ho will be Mitt Romney’s running mate?
With the Republican presidential hopeful closing in on the GOP nomination, attention is beginning to turn to who he will pick to be by his side as he takes on President Obama and Vice President Biden for the White House.
Could it be Sen. Marco Rubio, a Hispanic conservative from the swing state of Florida? Maybe it will be Chris Christie, the bombastic governor from New Jersey unafraid to speak his mind? Or could it be a total dark horse candidate, say Gov. Susana Martinez from New Mexico, another conservative Hispanic from a swing state?
According to Larry Sabato, the director for the Center for Politics at the University of Virginia, Romney has two ways to go with his decision.
“He can pick someone who is safe and follows the Hippocratic oath’s mandate, ‘First, do no harm,’” Sabato told CBSDC. “This person would be seen as competent but wouldn’t necessarily have any impact on the Electoral College or appealing to specific demographic groups where Romney is weak, or Romney can pick someone designed to deliver a state, region, or demographic group.”
With that certain demographic group primarily focusing on Hispanics, Seton Motley, president of Less Government — a political thinktank, sees that spot going to Rubio.
“This is all a game of checking off something you don’t have,” Motley told CBSDC. “Rubio is Hispanic and is from the swing state of Florida. The list almost begins and ends with Rubio.”
Rubio – who has thrown his support behind Romney – has been a favorite among conservatives in his short time in the Senate, but that lack of experience could hurt his chances of getting put on the ticket.
“If this individual is relatively inexperienced or has not been fully vetted, there can always be unexpected problems that turn into a major distraction for the presidential nominee,” Sabato said.
Even if Rubio is picked, there are no guarantees he could deliver the state to Romney.
Rubio has previously stated he is not looking to the vice presidential nomination.
Conservatives have fallen over party favorite Chris Christie, who was called on many times to jump into the presidential fray. Christie decided not to, instead throwing his support behind Romney, too. Christie might not be the best bet to be by Romney’s side, though.
There has been much talk about Louisiana Gov. Bobby Jindal getting the nod, which would make him the first Indian-American to be vice presidential candidate. But others to keep an eye on are Virginia Gov. Bob McDonnell and New Mexico Gov. Susana Martinez.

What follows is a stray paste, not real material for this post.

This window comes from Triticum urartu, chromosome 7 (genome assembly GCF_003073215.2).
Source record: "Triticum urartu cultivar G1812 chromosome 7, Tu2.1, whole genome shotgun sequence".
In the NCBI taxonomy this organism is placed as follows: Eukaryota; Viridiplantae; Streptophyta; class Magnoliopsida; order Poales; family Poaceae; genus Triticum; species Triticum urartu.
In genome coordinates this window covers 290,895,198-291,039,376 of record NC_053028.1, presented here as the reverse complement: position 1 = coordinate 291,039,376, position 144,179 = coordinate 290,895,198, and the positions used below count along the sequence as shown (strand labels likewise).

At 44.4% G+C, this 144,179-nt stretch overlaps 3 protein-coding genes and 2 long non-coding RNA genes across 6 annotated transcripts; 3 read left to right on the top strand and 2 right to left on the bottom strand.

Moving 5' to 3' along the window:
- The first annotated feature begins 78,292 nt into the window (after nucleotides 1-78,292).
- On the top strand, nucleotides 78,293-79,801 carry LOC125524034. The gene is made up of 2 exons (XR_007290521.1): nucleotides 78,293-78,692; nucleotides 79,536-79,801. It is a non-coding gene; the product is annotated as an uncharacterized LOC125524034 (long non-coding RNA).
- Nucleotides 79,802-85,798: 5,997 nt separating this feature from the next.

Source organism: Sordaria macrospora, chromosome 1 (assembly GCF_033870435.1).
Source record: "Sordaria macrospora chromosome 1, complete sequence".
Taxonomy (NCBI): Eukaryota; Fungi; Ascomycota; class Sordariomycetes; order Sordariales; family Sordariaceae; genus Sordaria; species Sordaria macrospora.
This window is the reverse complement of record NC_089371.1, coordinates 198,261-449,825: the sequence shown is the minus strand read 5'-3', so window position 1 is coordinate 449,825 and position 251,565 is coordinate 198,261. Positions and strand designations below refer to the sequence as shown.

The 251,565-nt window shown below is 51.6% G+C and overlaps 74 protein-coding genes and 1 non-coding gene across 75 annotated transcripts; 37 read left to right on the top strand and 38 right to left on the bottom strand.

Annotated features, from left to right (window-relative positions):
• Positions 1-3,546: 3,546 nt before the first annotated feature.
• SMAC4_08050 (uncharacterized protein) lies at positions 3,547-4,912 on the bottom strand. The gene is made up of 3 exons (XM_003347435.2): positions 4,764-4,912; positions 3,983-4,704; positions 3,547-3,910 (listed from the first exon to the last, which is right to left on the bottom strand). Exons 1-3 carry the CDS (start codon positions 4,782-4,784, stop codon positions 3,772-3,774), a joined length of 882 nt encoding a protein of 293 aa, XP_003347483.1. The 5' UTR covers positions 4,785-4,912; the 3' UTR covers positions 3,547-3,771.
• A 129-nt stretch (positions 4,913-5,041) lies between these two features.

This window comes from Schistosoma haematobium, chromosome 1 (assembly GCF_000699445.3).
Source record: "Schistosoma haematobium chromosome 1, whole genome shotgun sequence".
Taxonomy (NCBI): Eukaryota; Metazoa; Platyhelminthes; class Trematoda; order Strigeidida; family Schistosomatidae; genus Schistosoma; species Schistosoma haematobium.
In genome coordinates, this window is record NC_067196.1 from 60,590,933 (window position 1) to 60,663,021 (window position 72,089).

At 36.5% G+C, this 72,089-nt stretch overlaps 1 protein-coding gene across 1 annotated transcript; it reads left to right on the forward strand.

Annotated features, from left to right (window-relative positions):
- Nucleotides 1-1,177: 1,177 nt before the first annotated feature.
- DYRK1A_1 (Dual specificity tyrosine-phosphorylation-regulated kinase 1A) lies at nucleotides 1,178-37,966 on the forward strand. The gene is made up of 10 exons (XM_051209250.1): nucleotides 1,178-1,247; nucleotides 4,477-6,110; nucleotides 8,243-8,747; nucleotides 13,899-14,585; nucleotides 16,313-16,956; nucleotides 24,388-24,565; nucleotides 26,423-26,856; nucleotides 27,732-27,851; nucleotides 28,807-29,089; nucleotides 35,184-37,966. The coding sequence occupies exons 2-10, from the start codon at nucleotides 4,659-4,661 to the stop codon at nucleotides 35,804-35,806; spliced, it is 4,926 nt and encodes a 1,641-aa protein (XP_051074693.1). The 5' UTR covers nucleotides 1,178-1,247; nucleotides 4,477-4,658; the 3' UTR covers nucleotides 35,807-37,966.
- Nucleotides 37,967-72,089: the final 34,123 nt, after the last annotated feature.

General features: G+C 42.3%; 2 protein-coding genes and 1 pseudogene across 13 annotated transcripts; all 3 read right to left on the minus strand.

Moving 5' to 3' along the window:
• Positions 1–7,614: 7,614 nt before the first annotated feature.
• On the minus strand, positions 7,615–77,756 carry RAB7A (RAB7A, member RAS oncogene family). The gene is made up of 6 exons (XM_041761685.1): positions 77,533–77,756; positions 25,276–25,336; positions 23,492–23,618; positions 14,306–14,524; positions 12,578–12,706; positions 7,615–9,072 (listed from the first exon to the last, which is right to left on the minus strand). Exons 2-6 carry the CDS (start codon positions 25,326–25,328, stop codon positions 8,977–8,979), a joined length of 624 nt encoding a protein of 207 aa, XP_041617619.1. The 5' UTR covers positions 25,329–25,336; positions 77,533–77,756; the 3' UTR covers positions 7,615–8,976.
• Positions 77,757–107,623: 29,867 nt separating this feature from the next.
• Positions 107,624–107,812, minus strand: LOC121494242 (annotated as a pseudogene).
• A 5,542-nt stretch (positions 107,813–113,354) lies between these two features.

Romney also needs to make sure that the VP candidate he chooses doesn’t become a distraction, the same way Sarah Palin was to Sen. John McCain in 2008.
1. Only a pro-immigration policy (even if it doesn’t apply to illegal immigrants), that welcomes upwardly mobile hard working laborers, as well as affluent and hoping to get rich PhD’s, will make it possible to get Hispanic votes.
2. Romney needs a Tea Party person who won’t alienate the rest of the country (Jindahl maybe, Rand Paul perhaps, Eric Cantor definitely, perhaps Paul Ryan) Romney needs Santorum’s and Paul’s supporters (though he can “cherry pick” Paul’s platform to find parts that have broad appeal and skip the parts that don’t).
Conservatives are NOT for Christy!!!!! No way!!!!!
If he wants to make peace with conservatives & the rest of the party, he MUST pick Rubio.
The question is what’s in it for Rubio. He’s got a promising Senate career in front of him; why would he want to give that up to be vice president?
#3- Rubio wouldn’t need to give up his Senate seat to run for Vice-President. If Romney won, Rubio is the immediate front runner for 2020.
#2- Any conservative with broad appeal would do (Rubio, also Cantor, perhaps Sen. Graham from South Carolina, Gov. Jindahl from Louisiana). Being polite, competent and non-charismatic might be a selling point for the Republicans this year (as in “let’s have four boring years – we’ve had too much excitement lately). Unless a candidate would alienate conservates so bad they stay home, Romney would only benefit from a Tea Party favorite if the person has a broader appeal.